However ...

    You mention that you have purchased a 20 megapixel camera, and this could make the difference, I think. I used to work at Phase One which makes really high-end multimegapixel cameras. To record a full-color image in one exposure, the image sensor in every camera is covered with a mosaic of red, green and blue filters. These are adjacent to each other, so eg. the light entering a red pixel is not exactly the same as the light entering the neighbouring green pixel. We're talking micrometers, yes, but it does show. Early cameras produced pictures with visible artifacts and cheap cameras still do today, especially when they produce JPEG pictures.

    With a camera like that, you may want to shoot in RAW image format, which effectively is a direct print of the image sensor, and thus you need some kind of "dark room" software to produce the final images. Phase One cameras come with such software, which is also available as a standalone product, and for a while it was by far the best around. Some time after I left the company I noticed that Photoshop suddenly came on par with this process and I wondered how they got so good so quickly. I then met an old colleague who had invented the algorithm, and he told me he'd gone solo and made a competing software product because of disagreements at Phase One. His company was later bought by Adobe, and while I don't have any proof, two plus two does make four. To me, that is how Adobe improved the RAW development process.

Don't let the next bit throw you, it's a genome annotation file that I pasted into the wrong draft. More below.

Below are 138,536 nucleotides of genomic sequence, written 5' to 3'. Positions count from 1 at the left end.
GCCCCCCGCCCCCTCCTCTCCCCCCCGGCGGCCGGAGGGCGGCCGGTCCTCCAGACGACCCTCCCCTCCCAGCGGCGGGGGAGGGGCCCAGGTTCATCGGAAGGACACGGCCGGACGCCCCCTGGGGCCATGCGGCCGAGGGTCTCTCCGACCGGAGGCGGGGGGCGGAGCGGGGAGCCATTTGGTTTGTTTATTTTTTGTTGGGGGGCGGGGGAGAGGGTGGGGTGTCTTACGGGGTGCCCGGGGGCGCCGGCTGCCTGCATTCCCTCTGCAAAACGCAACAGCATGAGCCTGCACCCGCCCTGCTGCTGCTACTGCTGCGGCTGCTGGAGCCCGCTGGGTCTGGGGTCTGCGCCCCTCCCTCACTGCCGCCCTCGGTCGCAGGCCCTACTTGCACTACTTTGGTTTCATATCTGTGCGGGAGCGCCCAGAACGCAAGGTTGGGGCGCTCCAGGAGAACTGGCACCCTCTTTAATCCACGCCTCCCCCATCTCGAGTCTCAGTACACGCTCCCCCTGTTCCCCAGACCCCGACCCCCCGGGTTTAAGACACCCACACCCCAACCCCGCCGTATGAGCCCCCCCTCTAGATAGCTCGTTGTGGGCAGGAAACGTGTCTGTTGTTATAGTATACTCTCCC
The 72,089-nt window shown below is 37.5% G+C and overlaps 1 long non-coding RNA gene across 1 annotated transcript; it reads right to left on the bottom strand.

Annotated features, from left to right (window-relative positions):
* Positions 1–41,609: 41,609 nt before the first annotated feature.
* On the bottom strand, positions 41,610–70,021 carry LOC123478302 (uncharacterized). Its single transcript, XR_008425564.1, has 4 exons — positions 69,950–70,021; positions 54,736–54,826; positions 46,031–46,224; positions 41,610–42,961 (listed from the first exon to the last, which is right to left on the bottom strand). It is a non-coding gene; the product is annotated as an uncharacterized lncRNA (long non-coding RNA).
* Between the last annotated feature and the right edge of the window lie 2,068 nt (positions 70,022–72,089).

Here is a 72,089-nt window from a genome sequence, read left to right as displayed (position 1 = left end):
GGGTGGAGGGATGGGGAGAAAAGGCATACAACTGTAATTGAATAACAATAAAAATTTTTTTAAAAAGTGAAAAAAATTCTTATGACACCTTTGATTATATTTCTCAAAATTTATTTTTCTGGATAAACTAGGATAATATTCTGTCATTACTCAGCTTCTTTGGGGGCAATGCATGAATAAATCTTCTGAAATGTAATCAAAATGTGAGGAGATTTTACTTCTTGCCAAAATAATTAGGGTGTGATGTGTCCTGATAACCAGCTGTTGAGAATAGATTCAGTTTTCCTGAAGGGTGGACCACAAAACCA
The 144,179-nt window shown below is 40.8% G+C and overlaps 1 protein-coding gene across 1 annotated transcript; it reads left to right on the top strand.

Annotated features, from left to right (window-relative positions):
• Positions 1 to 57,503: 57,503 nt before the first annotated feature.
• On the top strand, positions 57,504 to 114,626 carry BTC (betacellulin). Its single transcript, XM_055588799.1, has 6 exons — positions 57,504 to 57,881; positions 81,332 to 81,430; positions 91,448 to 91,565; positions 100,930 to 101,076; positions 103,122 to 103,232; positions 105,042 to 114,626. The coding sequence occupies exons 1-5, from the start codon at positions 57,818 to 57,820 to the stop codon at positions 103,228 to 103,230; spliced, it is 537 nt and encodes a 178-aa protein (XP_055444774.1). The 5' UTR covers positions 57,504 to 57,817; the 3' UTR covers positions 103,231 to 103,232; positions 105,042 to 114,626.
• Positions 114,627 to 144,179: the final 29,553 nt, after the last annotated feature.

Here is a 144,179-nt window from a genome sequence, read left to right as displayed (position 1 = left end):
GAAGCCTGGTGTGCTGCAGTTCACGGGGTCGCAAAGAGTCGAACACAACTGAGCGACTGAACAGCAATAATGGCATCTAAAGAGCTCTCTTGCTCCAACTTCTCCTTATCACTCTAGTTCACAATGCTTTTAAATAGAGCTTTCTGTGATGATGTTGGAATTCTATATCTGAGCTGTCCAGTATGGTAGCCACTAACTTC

Long story short, if you want to shoot in RAW - and you should, because the pictures are vastly better than the camera's built-in JPEG efforts - go with Photoshop.
    The RAW processor is included in Elements, but the format is not standard and each camera model has its own footprint.

    Just make sure that whatever program you choose can handle the RAW format from your camera.

    Good luck